Seven below-knee amputees and four non-amputees participated in the study. Information describing the subjects is presented in Table 1. None of the seven amputees was undergoing clinical prosthetic management at the time of testing. Prior to testing, prosthetic fit was checked and the amputee was questioned regarding his/ her evaluation of prosthetic fit. All of the amputees reported that they were satisfied with their present prosthesis. During testing, the amputee's gait was clinically evaluated and characterized as either poor, fair, good, or excellent. All amputee subjects were younger than 45 years of age since the ramifications of long-term wear were of interest. None of the subjects had other medical conditions which could potentially affect their performance during testing. Four non-amputee subjects were selected to obtain data representative of non-amputee gait. The subjects were voluntary participants and informed consent was obtained prior to testing.
Testing involved collection of kinematic coordinate data using a WATSMART video system and ground reaction force data employing a Kistler force plate. Anthropometric measurements of each subject were taken in order that segment inertial parameters could be estimated. Force plate and kinematic coordinate data was collected for the left lower limb of the non-amputee subjects and the contralateral limb of the amputee subjects. Kinematic coordinate data was collected for the right lower limb of the non-amputee subjects and the prosthetic lower limb of the amputee subjects. An independent three segment link system was used to model the motion of the contralateral/left lower limb during ambulation. Since only kinematic data was being collected on the prosthetic/right lower limb an independent two segment link system was used to model the motion of this side.
A four camera WATSMART kinematic data acquisition system was used to acquire the two-dimensional positions of five anatomical landmarks on the left/contralateral lower limb and three anatomical landmarks on the right/ prosthetic side (50 hertz sampling rate). Eight one centimetre diameter disks containing 3 infra-red emitting diodes (IREDs) were placed over the anatomical landmarks. These landmarks approximated the positions of the anatomical joint centres of the hip, knee and ankle, and the proximal and distal ends of the foot segment on the left/contralateral lower extremity. IREDs were placed over the anatomical joint centres of the hip, knee and ankle of the non-amputee's right lower limb. The amputee's prosthetic lower limb was treated in a similar manner with the anatomical joint centres of the hip and knee located and a third IRED placed distally bisecting the longitudinal axis of the prosthetic shank in the sagittal plane. The cameras were placed perpendicular to the sagittal motion of the lower limbs. The subject was familiarized with the testing area in order to promote natural performances during data collection. Walking trials lasted 6-7 seconds and approximately 20 trials per subject were carried out.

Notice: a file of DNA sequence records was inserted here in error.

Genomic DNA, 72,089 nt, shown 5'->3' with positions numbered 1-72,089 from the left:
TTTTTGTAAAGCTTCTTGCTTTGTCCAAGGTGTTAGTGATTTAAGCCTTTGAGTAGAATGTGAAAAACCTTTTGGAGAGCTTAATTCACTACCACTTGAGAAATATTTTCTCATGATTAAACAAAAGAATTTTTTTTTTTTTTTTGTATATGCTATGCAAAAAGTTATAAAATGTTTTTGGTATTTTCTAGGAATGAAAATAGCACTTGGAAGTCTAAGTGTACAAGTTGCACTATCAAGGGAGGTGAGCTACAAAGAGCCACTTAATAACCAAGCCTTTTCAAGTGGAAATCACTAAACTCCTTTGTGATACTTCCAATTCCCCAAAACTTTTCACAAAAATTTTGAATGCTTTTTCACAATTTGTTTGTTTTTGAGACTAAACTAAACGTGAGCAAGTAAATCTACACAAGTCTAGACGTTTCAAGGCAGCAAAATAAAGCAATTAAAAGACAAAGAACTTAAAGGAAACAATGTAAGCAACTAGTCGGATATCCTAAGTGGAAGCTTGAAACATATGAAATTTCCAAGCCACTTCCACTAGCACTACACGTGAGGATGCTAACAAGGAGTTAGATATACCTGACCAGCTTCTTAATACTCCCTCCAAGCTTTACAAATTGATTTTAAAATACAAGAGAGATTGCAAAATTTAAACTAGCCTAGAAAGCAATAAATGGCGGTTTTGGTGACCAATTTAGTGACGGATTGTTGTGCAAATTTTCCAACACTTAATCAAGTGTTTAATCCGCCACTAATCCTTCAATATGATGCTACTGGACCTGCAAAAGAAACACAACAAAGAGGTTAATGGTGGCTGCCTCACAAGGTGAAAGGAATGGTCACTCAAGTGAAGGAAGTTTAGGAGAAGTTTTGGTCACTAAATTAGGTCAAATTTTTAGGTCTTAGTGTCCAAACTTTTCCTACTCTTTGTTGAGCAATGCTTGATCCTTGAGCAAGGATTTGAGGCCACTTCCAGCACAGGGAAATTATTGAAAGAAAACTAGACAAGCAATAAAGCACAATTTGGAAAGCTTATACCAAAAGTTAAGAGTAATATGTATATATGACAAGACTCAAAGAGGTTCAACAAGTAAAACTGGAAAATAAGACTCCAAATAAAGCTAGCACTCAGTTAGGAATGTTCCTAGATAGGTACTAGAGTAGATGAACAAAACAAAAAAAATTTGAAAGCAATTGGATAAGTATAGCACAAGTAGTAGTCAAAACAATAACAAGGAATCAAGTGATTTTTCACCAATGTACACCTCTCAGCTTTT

Estimation of segment inertial parameters (mass and moment of inertia about the transverse proximal axis) were determined mathematically using regression equations (Jensen and Wilson, 1988). These regression equations employ selected anthropometric measurements (Hana-van, 1964) as predictor variables. Segment inertial parameters for the thigh, leg and foot of the amputee's contralateral limb and non-amputee's left limb were calculated in this manner.
Subsequent kinematic and kinetic analyses of coordinate data records were performed using the Waterloo Biomechanical Motion Analysis Software Package. The first eight trials in which the subject successfully contacted the force plate were used for analysis. Each walking trial was composed of one complete stride and both left and right lower limbs were analyzed. All joint coordinate data were filtered through a low pass recursive second order Butterworth digital filter using 5 hertz cutoff frequencies (Pezzack, 1977). Waterloo Programme input parameters were selected and employed in the established manner (Winter, 1979).